I currently run an E7D hard mounted at the lower helm, and use my iPad as a second station anywhere I am on the boat. Its an amazing piece of hardware, and has worked flawlessly. On the new boat, I'm going thru all the manufacturers to figure out which system meets our needs the best and has the best value.
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Old 10-03-2012, 05:50 PM   #10
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Once you buy it you will learn how to use it.

You spent the money So you better

Then you will be good to go.

You may even become a fan. Once you get it all figured out.

For me I'M a Garmin Fan. Plug and play.

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Old 10-03-2012, 09:43 PM   #11
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So far I've learned that RM help for the individual is none existant. If your a Corp., great; a private boat owner, "All of our reps are busy". I've been unable to even get a straight answer on which cable I need to connect my existing transducer to their e7D. Shouldn't be that difficult IMHO! Bottom line; RM=PC Garmin=Mac.
While neither Raymarine nor Garmin would be my choice for marine electronics, I have been reading and hearing the same sort of thing about Raymarine equipment ever since they split off from Raytheon. The products themselves seem to have a lot of great features. But reliability and in particular repair and customer support are woefully inadequate. From your experience it sounds as though they have not improved.

Regarding Furuno's intuitiveness, we have a Furuno NavNet VX2 radar/C-Map plotter and while it took some sessions with the manual to learn the thing, once learned it's very easy to use.

The most unintuitive plotter I have used to date is the Standard Horizon we put on our fishing boat the other year. Brightest screen in the industry, which is why we bought it. But it is not at all intuitive to use. The manual is a constant companion when doing things like editing routes and so on.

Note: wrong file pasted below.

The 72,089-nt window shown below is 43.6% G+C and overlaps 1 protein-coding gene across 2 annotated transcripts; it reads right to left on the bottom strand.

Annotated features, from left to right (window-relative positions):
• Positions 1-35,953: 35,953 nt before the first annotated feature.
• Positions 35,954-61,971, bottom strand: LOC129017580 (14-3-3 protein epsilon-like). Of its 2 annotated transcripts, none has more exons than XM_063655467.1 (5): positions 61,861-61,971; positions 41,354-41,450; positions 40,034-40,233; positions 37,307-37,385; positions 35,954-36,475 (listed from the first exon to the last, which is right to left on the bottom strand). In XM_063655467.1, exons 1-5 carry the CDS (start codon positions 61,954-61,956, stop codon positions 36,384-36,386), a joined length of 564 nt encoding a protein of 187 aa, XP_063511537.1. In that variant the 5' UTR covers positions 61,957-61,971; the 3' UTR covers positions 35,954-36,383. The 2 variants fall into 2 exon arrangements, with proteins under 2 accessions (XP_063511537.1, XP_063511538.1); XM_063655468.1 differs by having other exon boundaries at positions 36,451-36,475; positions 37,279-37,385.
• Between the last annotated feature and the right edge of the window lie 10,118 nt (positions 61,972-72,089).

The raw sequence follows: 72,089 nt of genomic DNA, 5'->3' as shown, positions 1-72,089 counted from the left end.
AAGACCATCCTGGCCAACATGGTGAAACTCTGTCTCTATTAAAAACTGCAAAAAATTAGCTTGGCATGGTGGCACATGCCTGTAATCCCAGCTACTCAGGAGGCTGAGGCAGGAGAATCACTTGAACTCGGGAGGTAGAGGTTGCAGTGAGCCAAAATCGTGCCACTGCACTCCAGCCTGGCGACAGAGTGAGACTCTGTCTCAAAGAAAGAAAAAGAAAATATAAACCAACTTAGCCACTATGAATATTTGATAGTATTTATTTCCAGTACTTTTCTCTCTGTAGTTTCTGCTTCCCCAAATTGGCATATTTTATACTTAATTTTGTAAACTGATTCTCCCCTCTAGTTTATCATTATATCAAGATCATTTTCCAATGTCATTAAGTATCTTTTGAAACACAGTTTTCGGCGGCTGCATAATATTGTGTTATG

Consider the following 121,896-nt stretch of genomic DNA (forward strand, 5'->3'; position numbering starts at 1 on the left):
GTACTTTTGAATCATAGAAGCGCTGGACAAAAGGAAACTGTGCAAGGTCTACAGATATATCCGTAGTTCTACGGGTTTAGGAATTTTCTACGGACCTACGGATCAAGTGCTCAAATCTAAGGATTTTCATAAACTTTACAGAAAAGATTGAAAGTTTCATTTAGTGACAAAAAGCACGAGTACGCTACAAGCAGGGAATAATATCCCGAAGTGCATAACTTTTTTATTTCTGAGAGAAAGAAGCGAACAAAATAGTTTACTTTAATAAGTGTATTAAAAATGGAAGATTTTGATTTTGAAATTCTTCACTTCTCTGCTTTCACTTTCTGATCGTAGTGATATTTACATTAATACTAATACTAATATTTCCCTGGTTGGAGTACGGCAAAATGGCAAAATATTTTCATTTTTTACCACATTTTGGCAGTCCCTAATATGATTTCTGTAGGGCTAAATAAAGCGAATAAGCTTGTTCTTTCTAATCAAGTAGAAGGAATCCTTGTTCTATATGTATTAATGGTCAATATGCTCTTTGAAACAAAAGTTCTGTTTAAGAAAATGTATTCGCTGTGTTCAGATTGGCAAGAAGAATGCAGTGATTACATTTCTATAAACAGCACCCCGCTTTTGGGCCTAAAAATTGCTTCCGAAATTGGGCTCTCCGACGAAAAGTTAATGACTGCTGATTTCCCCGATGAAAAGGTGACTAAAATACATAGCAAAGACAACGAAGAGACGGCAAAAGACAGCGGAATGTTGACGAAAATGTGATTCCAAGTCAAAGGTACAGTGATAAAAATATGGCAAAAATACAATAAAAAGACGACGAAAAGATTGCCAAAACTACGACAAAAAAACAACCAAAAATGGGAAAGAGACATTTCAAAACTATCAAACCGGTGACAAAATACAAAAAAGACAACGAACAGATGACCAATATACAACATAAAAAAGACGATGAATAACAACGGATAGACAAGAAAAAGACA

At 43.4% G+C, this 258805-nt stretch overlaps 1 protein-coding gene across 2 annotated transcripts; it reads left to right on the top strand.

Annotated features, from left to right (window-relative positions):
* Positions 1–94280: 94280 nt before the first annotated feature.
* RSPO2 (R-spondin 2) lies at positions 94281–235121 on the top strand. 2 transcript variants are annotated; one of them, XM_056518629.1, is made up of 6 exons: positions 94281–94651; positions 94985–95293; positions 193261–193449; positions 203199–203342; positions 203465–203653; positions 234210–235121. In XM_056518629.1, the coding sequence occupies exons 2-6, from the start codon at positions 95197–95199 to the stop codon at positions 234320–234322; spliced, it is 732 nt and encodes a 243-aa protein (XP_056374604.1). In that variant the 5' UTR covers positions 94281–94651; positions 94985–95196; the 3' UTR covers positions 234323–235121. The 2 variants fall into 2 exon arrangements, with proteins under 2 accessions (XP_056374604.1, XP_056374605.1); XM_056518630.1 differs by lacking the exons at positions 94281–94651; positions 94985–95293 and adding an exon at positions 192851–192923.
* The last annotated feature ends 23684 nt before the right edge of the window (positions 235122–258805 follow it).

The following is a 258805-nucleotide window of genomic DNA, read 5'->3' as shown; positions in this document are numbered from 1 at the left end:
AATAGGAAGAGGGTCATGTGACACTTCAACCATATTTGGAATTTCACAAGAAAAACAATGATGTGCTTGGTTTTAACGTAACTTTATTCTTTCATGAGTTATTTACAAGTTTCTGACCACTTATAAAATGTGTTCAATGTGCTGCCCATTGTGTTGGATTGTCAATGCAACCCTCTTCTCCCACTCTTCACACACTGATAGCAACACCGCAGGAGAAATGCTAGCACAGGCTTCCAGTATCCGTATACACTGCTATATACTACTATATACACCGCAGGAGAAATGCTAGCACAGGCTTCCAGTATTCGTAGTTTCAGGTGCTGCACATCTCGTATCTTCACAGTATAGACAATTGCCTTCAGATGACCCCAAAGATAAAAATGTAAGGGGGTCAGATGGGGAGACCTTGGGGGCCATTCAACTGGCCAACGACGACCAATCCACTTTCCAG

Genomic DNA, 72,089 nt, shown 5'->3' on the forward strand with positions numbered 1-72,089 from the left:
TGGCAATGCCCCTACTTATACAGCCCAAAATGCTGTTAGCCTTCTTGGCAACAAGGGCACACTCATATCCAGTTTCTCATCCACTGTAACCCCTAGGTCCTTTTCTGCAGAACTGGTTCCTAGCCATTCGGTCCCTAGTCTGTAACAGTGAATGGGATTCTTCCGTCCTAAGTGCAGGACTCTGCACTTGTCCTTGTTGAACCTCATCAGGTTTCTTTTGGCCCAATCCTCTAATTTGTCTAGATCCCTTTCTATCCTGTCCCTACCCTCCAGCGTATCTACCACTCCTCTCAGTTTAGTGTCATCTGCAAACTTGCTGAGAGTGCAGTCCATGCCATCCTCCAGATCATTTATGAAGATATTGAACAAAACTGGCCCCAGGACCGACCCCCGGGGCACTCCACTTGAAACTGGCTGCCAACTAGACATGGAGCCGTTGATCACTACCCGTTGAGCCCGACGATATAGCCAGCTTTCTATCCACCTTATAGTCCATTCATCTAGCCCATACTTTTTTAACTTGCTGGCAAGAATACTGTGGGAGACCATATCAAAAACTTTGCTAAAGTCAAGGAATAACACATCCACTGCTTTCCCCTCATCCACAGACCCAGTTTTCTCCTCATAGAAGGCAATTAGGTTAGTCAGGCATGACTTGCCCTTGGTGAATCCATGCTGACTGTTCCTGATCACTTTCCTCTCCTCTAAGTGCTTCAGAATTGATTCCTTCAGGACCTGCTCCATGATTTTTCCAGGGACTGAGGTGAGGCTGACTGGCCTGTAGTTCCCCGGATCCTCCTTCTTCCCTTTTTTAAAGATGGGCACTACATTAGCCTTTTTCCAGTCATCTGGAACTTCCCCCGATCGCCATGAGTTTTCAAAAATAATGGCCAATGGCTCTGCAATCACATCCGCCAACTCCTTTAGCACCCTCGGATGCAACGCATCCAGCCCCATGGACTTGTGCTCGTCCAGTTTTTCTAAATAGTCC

Like anything else, if you use it enough and use it frequently you'll eventually learn all the things that are unintuitive. But if it's a piece of equipment you don't use all that often you're always sliding back down toward the bottom of the learning curve between uses.
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Old 10-04-2012, 06:07 AM   #12
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Furuno YES!

When there is a choice , using what the commercial boats use is always better , at least it will operate and service 5 -15 years down the road will just be a phone call away.
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Old 10-04-2012, 09:55 AM   #13
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have you ever tried Furuno? Amazing gear, but the operating manual must be by the helm station at all times......
So true!

I've been using our Navnet VX2 system for 6 seasons and still keep the now ratty looking manual close by.
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Old 10-04-2012, 11:47 AM   #14
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Like anything else, if you use it enough and use it frequently you'll eventually learn all the things that are unintuitive. But if it's a piece of equipment you don't use all that often you're always sliding back down toward the bottom of the learning curve between uses.